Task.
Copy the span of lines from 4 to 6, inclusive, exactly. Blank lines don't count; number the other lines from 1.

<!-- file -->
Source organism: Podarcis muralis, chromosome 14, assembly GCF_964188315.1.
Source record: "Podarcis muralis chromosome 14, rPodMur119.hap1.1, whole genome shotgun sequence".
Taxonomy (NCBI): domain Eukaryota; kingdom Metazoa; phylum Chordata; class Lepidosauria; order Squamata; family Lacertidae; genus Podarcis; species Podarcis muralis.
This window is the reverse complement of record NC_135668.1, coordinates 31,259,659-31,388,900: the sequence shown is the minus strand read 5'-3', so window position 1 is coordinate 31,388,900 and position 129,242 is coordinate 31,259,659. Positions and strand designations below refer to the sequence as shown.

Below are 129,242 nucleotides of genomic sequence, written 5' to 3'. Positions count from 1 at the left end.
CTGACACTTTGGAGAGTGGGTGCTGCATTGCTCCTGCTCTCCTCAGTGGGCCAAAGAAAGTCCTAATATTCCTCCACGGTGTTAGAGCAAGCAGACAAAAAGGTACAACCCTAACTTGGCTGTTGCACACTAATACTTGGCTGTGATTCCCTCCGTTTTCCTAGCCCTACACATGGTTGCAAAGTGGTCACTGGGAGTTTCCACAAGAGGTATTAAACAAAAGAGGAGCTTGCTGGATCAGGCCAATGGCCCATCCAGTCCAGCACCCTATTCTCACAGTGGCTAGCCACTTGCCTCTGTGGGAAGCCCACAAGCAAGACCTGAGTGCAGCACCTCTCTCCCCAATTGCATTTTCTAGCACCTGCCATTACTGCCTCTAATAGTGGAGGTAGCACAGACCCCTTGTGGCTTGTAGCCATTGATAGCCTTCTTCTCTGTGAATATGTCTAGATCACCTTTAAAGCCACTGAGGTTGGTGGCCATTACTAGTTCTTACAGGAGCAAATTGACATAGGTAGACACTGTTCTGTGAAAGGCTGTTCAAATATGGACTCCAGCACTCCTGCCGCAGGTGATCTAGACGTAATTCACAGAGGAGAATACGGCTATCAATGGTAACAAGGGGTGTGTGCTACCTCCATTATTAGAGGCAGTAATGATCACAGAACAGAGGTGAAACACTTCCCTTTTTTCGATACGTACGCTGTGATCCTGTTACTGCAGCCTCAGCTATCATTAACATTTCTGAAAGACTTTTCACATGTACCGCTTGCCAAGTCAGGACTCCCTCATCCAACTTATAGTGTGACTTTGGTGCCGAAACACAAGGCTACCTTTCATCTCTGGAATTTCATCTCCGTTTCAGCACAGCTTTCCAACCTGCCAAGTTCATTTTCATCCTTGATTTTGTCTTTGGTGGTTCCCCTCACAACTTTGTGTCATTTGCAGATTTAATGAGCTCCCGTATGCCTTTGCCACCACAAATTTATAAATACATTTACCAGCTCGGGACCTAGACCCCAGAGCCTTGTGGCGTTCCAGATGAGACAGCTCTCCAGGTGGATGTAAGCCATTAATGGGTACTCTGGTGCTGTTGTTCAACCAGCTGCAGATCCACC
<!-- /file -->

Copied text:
This window is the reverse complement of record NC_135668.1, coordinates 31,259,659-31,388,900: the sequence shown is the minus strand read 5'-3', so window position 1 is coordinate 31,388,900 and position 129,242 is coordinate 31,259,659. Positions and strand designations below refer to the sequence as shown.

Below are 129,242 nucleotides of genomic sequence, written 5' to 3'. Positions count from 1 at the left end.
CTGACACTTTGGAGAGTGGGTGCTGCATTGCTCCTGCTCTCCTCAGTGGGCCAAAGAAAGTCCTAATATTCCTCCACGGTGTTAGAGCAAGCAGACAAAAAGGTACAACCCTAACTTGGCTGTTGCACACTAATACTTGGCTGTGATTCCCTCCGTTTTCCTAGCCCTACACATGGTTGCAAAGTGGTCACTGGGAGTTTCCACAAGAGGTATTAAACAAAAGAGGAGCTTGCTGGATCAGGCCAATGGCCCATCCAGTCCAGCACCCTATTCTCACAGTGGCTAGCCACTTGCCTCTGTGGGAAGCCCACAAGCAAGACCTGAGTGCAGCACCTCTCTCCCCAATTGCATTTTCTAGCACCTGCCATTACTGCCTCTAATAGTGGAGGTAGCACAGACCCCTTGTGGCTTGTAGCCATTGATAGCCTTCTTCTCTGTGAATATGTCTAGATCACCTTTAAAGCCACTGAGGTTGGTGGCCATTACTAGTTCTTACAGGAGCAAATTGACATAGGTAGACACTGTTCTGTGAAAGGCTGTTCAAATATGGACTCCAGCACTCCTGCCGCAGGTGATCTAGACGTAATTCACAGAGGAGAATACGGCTATCAATGGTAACAAGGGGTGTGTGCTACCTCCATTATTAGAGGCAGTAATGATCACAGAACAGAGGTGAAACACTTCCCTTTTTTCGATACGTACGCTGTGATCCTGTTACTGCAGCCTCAGCTATCATTAACATTTCTGAAAGACTTTTCACATGTACCGCTTGCCAAGTCAGGACTCCCTCATCCAACTTATAGTGTGACTTTGGTGCCGAAACACAAGGCTACCTTTCATCTCTGGAATTTCATCTCCGTTTCAGCACAGCTTTCCAACCTGCCAAGTTCATTTTCATCCTTGATTTTGTCTTTGGTGGTTCCCCTCACAACTTTGTGTCATTTGCAGATTTAATGAGCTCCCGTATGCCTTTGCCACCACAAATTTATAAATACATTTACCAGCTCGGGACCTAGACCCCAGAGCCTTGTGGCGTTCCAGATGAGACAGCTCTCCAGGTGGATGTAAGCCATTAATGGGTACTCTGGTGCTGTTGTTCAACCAGCTGCAGATCCACC